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What Will 2025 Look Like?

• July 01, 2014 • 11:15 AM

(Photo: Public Domain)

If modern research trends continue, this is what some experts say the future holds.

Will 2025 finally bring us the flying car?

Not only could it bring us something like it, but the aircraft will also probably be powered by solar energy.

That’s according to a thought exercise by two analysts with the IP & Science business of Thomson Reuters. They scoured scientific literature and patent records to identify the biggest and most impactful research areas. By probing the innovative work underway in different sectors, they came up with the following predictions about what life will be like in 2025.

DEMENTIA HAS DECLINED

Dementia researchers have already isolated chromosomes that cause different forms of the disease. As baby boomers reach their 80s, more research into the disease is expected. “In 2025, the studies of genetic mutations causing dementia, coupled with improved detection and onset-prevention methods, will result in far fewer people suffering from it,” the analysts write.

SOLAR POWER IS THE LARGEST SOURCE OF ENERGY ON THE PLANET

The rapid growth of solar thermal and solar photovoltaic energy will increase—but it gets better. “Chemical bonds, a photosynthetic process, will make solar energy available when needed,” the analysts write. “Increased efficiency of energy conversion will be realized through new materials such as cobalt-oxide and titanium-oxide nanostructures, photocatalysts and 3D nanoscale heterojunctions.”

TYPE 1 DIABETES IS PREVENTABLE

Researchers and public health officials have been confounded for decades by rises in both Type 1 and Type 2 diabetes. It’s generally thought that Type 2 diabetes can be prevented through a diet and exercise regime. By 2025, research into manipulating the human genome could make Type 1 diabetes and other heritable diseases preventable.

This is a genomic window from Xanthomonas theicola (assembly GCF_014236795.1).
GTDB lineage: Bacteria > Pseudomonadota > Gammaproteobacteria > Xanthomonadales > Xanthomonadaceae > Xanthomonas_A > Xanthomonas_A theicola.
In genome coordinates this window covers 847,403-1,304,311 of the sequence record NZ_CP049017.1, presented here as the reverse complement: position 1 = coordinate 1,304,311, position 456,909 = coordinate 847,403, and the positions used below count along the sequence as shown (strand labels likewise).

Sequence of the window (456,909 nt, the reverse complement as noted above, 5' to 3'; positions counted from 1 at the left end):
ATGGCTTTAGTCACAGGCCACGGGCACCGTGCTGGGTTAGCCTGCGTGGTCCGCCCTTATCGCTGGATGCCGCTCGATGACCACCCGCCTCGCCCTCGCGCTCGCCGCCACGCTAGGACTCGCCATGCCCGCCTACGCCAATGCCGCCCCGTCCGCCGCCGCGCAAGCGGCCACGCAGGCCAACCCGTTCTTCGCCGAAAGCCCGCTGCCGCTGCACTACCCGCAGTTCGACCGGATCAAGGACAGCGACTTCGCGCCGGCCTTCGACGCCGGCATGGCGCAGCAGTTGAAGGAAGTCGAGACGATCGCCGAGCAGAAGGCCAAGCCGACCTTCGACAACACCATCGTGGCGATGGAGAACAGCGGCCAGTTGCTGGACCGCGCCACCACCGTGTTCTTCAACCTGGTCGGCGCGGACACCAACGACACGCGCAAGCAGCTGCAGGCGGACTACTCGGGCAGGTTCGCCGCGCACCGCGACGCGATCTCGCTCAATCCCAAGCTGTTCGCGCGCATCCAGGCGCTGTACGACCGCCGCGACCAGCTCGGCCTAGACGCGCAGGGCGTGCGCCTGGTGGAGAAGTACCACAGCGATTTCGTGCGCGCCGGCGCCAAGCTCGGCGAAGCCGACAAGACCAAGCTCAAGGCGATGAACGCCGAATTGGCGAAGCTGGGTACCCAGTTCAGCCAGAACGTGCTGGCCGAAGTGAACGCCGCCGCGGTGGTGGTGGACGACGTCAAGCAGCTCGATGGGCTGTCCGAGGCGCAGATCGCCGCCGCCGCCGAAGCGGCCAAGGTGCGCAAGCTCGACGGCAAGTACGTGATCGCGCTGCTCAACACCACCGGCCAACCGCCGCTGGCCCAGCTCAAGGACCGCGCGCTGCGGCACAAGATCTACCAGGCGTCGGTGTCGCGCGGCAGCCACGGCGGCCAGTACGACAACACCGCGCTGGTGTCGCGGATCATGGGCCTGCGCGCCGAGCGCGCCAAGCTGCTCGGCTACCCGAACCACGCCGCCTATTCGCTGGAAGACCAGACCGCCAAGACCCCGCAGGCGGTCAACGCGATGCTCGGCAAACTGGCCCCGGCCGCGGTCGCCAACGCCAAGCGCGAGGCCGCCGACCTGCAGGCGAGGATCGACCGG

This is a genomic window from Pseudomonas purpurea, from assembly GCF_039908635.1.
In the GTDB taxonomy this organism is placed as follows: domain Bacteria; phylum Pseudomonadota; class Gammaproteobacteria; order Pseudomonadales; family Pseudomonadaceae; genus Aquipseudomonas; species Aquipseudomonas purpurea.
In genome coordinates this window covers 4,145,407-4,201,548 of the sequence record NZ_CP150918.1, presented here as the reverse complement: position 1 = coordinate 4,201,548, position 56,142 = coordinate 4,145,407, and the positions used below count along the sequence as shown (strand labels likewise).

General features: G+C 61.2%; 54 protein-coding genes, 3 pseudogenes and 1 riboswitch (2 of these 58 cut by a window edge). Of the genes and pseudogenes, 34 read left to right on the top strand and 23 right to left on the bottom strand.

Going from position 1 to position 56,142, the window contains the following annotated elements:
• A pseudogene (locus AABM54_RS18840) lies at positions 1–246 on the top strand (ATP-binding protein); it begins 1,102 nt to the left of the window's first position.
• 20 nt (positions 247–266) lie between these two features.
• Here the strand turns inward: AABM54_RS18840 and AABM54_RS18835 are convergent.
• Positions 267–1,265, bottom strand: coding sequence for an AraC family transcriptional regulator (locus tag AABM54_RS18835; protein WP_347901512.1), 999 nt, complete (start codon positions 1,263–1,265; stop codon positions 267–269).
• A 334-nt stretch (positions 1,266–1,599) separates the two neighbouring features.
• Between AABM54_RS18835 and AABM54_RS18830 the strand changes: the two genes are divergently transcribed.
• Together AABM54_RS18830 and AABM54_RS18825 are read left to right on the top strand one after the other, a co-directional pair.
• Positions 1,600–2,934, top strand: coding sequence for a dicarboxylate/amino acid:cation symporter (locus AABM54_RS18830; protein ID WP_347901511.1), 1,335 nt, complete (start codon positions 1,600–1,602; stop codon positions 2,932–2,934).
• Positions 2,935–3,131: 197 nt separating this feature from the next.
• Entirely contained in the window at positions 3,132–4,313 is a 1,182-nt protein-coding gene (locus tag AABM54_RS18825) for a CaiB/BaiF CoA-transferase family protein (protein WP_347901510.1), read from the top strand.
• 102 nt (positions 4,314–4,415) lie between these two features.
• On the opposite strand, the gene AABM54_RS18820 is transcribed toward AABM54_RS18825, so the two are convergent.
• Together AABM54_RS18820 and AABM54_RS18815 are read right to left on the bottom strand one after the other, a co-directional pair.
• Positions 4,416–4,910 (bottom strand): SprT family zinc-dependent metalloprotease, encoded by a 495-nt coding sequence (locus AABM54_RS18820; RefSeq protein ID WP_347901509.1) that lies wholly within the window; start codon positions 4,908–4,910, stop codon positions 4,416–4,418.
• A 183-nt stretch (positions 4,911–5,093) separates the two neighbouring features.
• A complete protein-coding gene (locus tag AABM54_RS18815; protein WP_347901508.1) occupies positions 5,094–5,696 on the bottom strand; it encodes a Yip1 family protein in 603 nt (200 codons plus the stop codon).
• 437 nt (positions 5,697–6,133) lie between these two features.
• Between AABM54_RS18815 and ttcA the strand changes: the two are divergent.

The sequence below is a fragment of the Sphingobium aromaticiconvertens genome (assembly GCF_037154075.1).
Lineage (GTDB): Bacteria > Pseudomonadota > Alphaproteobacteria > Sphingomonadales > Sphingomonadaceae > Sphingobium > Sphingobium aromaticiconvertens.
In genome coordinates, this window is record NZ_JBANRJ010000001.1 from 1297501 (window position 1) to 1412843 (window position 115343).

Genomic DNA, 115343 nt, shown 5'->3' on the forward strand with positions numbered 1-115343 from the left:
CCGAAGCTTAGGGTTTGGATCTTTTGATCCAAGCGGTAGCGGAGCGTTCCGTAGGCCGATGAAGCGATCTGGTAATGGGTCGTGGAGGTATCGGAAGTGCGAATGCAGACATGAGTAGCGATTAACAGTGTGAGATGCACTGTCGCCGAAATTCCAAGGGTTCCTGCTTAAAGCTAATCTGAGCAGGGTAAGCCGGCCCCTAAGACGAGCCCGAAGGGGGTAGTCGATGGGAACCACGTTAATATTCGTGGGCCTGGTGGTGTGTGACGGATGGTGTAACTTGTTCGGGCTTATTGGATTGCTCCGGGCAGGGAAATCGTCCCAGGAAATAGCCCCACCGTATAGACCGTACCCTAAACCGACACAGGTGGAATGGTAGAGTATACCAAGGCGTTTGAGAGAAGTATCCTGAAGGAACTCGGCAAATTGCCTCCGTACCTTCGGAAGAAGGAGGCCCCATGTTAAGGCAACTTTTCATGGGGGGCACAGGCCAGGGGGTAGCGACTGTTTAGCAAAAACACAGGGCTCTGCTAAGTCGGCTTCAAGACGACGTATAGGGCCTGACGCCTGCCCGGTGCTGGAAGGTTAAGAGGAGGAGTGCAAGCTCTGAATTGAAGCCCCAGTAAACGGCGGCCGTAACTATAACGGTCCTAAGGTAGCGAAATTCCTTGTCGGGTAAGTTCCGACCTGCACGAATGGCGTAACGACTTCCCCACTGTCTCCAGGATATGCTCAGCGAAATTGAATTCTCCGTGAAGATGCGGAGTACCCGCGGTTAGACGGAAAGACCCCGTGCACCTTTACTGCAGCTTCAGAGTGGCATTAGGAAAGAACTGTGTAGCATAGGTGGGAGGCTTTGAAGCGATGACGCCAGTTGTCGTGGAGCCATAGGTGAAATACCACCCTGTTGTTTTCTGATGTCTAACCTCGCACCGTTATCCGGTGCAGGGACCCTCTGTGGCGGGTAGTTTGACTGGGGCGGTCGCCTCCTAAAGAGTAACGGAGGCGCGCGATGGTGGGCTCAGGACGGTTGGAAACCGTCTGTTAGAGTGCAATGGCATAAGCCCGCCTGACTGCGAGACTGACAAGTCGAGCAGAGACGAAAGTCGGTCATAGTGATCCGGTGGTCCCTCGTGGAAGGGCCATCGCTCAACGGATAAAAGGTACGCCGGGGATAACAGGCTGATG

FOOD SHORTAGES AND FOOD PRICE FLUCTUATIONS ARE HISTORY

In 2025, the researchers imagine an agricultural industry that grows its crops at high densities indoors using low-energy lighting systems. One such indoor farm is already operating in Chicago.

ELECTRIC AIR TRANSPORTATION

They won’t exactly be flying cars, but construction and battery materials are getting so light that “micro-commercial aircraft” could serve as taxis. Forget about expensive jet fuel—planes could charge up on electricity before taxiing to the runway.

EVEN MORE DIGITAL

“If you think we’re electronically dependent now, you haven’t seen anything yet,” the analysts write. “Thanks to the prevalence of improved semiconductors, graphene-carbon nanotube capacitors, cell-free networks of service antenna and 5G technology, wireless communications will dominate everything, everywhere.”

PLANT-BASED PACKAGING IS THE NORM

Most of today’s plastic is made from oil, and leaches poisons as it gradually breaks down. Replacement materials are being made from cellulose—alternatives that will get stronger and cheaper.

CANCER TREATMENT WITHOUT TOXIC SIDE EFFECTS

Personalized medicine and big data will help doctors target drug treatments with fewer side effects.

DNA MAPPING AT BIRTH

DNA testing is becoming so easy that, by 2025, our babies could be routinely screened at birth.

TELEPORTATION TESTS

Research into the Higgs Boson particle is accelerating, bringing the promise of teleportation. Not for humans, tragically. But “a significant investment in and testing of quantum teleportation will be underway using other forms of matter,” the analysts predict.

John Upton
John Upton is a science journalist with an ecology background. He has written recently for VICE, Slate, Nautilus, Modern Farmer, Grist, and Audubon magazine. He blogs at Wonk on the Wildlife. Upton's favorite eukaryotes are fungi, but he won't fault you for being human. Follow him on Twitter @johnupton.

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